In conclusion, I will only add that if I were asked what I thought would benefit one whose lungs were weak but as yet undiseased, I should recommend a twelvemonth's visit to Western Australia as a probable means of averting consumption, but I should advise that the time was spent amongst the homes of the colonists in the bush rather than in the towns. A stranger would meet much hospitality in either place, but the same causes which render the petty provincial towns of England notorious for dullness and gossip exist in far greater force in the embryo cities of a colony, whilst the fact that the habits of life in vogue are framed after the English pattern brings more strikingly into notice the colonial backwardness of thought and education as compared with recollections of the mother country.

But life in the bush has an original character of its own, and although books are scarcer there than in the towns, yet, in consequence of the bush people making no pretence to book learning, their want of it never struck me as a painful deficiency. Their days are spent in employments that have been the favourite theme of poets from time immemorial, and no leisure is left them for discussing the doings of the next-door neighbour, even were there any such person within seven miles.

Thus it would seem that Goethe's remedy against the evil of too many books is equally good in the case of having too few. In a pretty little letter of hexameters addressed to an anxious father, who is afraid that his girls' heads will be turned by reading too many works of fiction, Goethe tells him (but I quote from memory only) that he may avert the calamity by giving each daughter her own little sphere of rule within his household. Let him consign to one of the girls the care of "the vineyard and the cellar," to another "the kitchen and the herb garden," "the washhouse and the laundry" to a third, and "novelists," says the poet triumphantly, "may then write what they please, and the ladies be never the worse." Self-evident, however, as this conclusion undoubtedly is, and multifarious as are the female employments on which the poet enlarges, the avocations of a bush lady are still more diversified. He quite omits to mention the care of the dairy and the live-stock, and, much as he loves to picture his ideal cook busying herself in consulting the family tastes, I will wager that he never dreamed of her having to prepare the meals of an orphan foal, still less of that juvenile quadruped coming in at the kitchen door to be fed.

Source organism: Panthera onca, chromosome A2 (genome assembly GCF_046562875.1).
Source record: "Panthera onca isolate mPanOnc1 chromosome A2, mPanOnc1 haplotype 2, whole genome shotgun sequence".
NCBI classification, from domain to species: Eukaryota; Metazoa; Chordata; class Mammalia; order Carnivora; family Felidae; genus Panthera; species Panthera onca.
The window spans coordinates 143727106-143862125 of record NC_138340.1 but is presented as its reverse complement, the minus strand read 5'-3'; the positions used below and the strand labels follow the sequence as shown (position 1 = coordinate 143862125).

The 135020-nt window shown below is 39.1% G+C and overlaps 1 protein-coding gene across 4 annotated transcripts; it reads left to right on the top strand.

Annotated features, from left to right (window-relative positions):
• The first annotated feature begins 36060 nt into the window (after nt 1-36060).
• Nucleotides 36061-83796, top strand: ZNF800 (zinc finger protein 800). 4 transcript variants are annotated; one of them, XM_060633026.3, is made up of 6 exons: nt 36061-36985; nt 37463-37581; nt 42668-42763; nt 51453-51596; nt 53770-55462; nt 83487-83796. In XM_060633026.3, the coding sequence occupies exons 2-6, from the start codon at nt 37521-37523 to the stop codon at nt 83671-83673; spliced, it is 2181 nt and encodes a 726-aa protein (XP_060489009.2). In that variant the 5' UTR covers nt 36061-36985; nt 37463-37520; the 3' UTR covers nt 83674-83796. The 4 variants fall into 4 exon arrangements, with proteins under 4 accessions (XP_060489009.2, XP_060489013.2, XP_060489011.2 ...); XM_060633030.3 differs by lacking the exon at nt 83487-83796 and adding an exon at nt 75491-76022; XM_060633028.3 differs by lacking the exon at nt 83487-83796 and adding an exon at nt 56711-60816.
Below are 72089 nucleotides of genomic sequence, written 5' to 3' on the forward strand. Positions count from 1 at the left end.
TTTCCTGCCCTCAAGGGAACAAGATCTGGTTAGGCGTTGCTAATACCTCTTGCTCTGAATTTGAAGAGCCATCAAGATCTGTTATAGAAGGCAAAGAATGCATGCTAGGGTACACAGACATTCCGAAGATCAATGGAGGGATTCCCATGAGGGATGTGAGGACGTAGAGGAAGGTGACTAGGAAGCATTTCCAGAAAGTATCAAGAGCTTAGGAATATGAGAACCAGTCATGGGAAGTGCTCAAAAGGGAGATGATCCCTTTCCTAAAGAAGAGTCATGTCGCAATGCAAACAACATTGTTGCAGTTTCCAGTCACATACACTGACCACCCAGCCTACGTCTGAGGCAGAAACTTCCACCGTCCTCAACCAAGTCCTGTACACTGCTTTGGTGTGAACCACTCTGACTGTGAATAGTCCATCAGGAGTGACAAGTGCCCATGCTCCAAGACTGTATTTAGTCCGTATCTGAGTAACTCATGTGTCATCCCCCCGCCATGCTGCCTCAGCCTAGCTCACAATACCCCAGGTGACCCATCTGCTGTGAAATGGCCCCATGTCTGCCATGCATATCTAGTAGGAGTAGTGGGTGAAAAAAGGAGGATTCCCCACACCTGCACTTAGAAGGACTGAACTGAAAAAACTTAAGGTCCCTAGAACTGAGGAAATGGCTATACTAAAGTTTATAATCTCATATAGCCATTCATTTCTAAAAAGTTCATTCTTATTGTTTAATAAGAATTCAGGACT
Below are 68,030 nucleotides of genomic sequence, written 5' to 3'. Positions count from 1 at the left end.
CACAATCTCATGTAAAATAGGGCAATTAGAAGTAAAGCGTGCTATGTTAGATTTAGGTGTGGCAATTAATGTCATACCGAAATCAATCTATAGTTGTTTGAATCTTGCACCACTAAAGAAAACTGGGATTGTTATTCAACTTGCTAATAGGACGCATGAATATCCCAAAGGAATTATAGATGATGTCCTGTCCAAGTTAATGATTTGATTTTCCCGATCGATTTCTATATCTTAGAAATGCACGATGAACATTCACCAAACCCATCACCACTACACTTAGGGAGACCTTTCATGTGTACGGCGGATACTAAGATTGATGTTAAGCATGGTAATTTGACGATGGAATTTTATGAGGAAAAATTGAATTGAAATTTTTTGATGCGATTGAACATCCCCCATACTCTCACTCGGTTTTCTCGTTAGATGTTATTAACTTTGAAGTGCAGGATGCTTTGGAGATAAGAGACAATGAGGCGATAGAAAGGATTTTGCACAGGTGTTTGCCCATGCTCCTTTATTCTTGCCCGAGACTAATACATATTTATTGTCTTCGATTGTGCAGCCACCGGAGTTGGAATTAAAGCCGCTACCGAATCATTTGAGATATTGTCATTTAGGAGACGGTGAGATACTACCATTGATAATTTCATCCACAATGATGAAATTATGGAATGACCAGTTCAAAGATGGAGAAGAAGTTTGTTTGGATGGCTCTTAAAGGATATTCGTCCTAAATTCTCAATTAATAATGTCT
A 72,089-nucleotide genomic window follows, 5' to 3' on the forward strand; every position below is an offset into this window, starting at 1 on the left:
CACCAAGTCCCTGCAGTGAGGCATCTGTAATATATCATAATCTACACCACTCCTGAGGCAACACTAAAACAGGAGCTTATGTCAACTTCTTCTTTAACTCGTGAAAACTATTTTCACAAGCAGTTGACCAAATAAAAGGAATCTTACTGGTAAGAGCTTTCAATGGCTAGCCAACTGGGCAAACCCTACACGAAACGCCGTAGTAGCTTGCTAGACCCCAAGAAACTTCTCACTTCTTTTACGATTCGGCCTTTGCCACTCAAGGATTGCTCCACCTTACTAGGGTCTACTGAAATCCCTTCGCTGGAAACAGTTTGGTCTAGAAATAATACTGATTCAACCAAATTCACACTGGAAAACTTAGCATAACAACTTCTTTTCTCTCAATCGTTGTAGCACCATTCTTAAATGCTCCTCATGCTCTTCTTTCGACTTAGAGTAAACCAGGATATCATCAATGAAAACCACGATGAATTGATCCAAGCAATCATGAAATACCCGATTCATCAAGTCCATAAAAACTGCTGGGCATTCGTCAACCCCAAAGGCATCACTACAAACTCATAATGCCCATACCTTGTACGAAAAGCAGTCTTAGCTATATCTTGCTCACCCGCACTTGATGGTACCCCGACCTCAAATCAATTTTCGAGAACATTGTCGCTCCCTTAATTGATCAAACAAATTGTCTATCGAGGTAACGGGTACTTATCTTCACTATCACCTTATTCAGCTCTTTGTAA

The seeker of health who can enjoy horse exercise will never be at any loss for amusement in the bush, and if he happens to be fond of botany or entomology a whole world of pleasure will lie open there before him. As a bird collector he will find unfailing occupation, only he must take care that his ship's stores comprise a good supply of the best means of preserving his specimens, such as arsenical soap and appliances of a like nature, or many a trophy will be lost which otherwise might have embellished a glass case. In short, if the visitant be one who can find his chief amusement in the study of any of the various branches of natural history he will meet with ample food for his favourite fancy here, and will be obliged to allow that the despised penal colony, if not such an Eden as "blue-books" have sometimes pictured it, is by no means wanting in quiet beauties and simple enjoyments; while, if health has been his main object, he may hope to carry back with him to his home in England such fresh supplies of strength as may enable him to contend victoriously with the uncertain climate of his mother-country, and cause him to remember with gratitude the elastic air and bright skies of West Australia.